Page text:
Hutch loved to watch Starsky sleep. He got a kick out of all those twitches and mutters and said it was like watching a mutt chase a dream rabbit down a dozen holes. But a Starsky crashed out on his couch and throwing cushions was one thing, a Starsky jammed up with him in the Torino for a late night stakeout was quite another. A flailing hand in his face and socked toes using his ribs as a foot warmer tended to make the whole pantomime somewhat less enjoyable.
And Starsky could get ‘octopussy’ with it, as Hutch saw it. He muttered “Rita” once, in a breathy voice as he was climbing his way onto Hutch’s lap in the front seat. But Hutch saw the twitch for what it was and deflected him neatly with a swat to the side of his head. Both then subsided into over-caffeinated giggles and nearly missed Rodriguez leaving the bar across the street.
So from time to time Hutch got to marvel at the pantomime his partner’s subconscious could put him through while still keeping him under. True, he got winged and dinged occasionally, but he also got enough ammunition for a dozen different anecdotes at the water-cooler.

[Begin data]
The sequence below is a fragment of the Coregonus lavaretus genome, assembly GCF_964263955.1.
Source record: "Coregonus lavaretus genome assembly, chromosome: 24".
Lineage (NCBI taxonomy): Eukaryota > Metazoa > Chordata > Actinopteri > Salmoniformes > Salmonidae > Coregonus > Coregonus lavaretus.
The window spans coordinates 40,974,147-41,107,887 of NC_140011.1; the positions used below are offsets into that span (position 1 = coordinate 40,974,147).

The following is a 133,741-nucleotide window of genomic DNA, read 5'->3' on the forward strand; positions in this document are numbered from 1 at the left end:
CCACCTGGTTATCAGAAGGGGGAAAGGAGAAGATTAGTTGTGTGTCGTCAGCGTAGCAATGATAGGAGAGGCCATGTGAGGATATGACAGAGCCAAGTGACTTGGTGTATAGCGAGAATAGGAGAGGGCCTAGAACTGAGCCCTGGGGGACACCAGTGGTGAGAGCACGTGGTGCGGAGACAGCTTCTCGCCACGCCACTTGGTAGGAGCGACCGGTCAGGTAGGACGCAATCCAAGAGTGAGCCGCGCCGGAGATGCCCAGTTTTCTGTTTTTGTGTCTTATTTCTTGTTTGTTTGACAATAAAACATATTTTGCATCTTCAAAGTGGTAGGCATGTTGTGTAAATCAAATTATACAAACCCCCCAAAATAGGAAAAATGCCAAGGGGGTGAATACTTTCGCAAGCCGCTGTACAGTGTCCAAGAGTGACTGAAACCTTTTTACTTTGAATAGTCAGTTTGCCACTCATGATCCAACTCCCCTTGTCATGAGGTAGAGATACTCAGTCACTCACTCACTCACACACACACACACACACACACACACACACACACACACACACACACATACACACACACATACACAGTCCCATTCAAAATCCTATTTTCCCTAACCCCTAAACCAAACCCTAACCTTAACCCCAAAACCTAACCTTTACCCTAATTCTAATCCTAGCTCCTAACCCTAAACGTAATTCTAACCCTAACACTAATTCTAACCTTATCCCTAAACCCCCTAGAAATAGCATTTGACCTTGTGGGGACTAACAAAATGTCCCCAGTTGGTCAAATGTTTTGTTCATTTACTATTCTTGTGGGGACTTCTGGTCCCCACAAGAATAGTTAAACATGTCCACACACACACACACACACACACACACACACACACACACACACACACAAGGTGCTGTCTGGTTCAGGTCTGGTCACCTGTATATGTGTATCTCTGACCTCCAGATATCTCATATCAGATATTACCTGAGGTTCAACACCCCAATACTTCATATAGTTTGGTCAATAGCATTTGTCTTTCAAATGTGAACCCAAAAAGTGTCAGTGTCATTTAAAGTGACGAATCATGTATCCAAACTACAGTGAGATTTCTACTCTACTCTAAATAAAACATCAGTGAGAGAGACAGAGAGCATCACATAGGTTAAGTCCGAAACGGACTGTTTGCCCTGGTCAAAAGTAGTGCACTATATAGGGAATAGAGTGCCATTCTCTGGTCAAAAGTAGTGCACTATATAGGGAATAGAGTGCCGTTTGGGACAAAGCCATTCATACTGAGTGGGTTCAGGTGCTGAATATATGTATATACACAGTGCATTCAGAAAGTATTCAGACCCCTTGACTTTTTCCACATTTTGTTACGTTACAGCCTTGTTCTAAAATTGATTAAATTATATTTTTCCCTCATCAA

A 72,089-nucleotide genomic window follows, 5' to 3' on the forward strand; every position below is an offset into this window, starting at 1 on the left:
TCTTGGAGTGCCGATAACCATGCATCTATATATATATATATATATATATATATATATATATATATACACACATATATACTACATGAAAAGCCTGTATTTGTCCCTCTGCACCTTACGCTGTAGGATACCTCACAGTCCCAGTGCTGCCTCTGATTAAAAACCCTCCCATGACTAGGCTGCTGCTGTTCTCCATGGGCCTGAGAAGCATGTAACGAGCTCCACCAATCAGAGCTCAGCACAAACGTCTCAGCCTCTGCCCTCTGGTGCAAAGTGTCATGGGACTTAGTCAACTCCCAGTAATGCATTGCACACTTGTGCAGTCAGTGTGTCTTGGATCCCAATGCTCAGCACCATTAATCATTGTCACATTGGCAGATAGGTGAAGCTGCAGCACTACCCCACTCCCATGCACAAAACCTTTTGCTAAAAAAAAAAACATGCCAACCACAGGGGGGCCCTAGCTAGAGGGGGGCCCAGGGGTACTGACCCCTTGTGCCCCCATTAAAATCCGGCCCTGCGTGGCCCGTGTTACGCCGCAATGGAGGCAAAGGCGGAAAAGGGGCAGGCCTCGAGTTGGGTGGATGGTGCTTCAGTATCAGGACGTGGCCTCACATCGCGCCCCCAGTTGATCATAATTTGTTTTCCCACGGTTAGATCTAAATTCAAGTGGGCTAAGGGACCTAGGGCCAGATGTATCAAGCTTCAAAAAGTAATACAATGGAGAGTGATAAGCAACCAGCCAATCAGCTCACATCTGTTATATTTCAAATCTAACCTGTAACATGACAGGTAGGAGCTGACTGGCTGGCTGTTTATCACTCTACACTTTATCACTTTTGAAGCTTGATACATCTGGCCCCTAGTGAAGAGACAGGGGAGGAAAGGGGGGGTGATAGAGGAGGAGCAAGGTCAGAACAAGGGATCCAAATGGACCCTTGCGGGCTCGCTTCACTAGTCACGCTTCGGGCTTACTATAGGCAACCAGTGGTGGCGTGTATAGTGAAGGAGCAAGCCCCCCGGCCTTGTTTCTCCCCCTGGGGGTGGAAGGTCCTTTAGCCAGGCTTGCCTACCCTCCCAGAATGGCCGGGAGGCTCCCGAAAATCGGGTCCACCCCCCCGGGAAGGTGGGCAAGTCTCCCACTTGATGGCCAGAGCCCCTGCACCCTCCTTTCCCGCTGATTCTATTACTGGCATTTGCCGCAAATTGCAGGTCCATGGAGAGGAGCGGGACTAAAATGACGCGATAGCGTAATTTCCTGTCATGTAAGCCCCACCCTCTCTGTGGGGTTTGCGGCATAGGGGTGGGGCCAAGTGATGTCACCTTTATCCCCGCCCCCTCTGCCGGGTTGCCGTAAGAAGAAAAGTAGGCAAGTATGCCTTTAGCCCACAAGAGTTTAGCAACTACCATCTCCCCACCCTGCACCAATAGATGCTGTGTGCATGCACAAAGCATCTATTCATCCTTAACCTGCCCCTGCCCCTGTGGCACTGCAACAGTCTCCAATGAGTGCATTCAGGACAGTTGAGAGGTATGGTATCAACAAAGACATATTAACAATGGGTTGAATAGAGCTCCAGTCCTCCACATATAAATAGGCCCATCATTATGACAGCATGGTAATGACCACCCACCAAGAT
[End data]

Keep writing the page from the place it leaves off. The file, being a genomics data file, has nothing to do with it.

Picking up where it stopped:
Then Bellamy took the pantomime away for a good long while, and Hutch had no more anecdotes he wanted to tell, no toes in his ribs and no desire to watch Starsky sleep either. All that stillness and even breathing had him unnerved and hovering. Everyone medical and departmental had pronounced Starsky fit and clear of toxins, but Hutch kept an eye out and didn’t quite buy it. The night Starsky twitched his way through half of ‘Back In The Saddle Again’ on Hutch’s couch and demanded to know where his shoes were at 3 a.m., that was the night Hutch finally bought it.
In the morning the smell of fresh donuts and pricey coffee woke up a blinking, non-plussed Starsky. That and the news that the hot water was all his.
Starsky drank his coffee while Hutch made fun of his cowboy delusions and things got active again. Starsky went back to his twitchings and mutterings, and Hutch went back to the occasional hand in his face in the Torino and cushions and comforters on his floor.
Then Gunther took the pantomime away again and Hutch had to get used to a whole new way of sleeping for both of them. For his part, he learned to snatch it. On plastic, on benches, under strip lights, next to machines and without a pillow of any kind. And he learned to do it instantly and with a combat soldier’s ease.
He also learned that he had no idea what repose truly was until his eyes had zoned and burned dry on that image through the glass; of Starsky, flat on his back, swathed in white and with every twitch and mutter crushed out of him.
Like Starsky he learned to sleep and breathe to the rhythm of respirators.
Unlike Starsky he was now the one who twitched.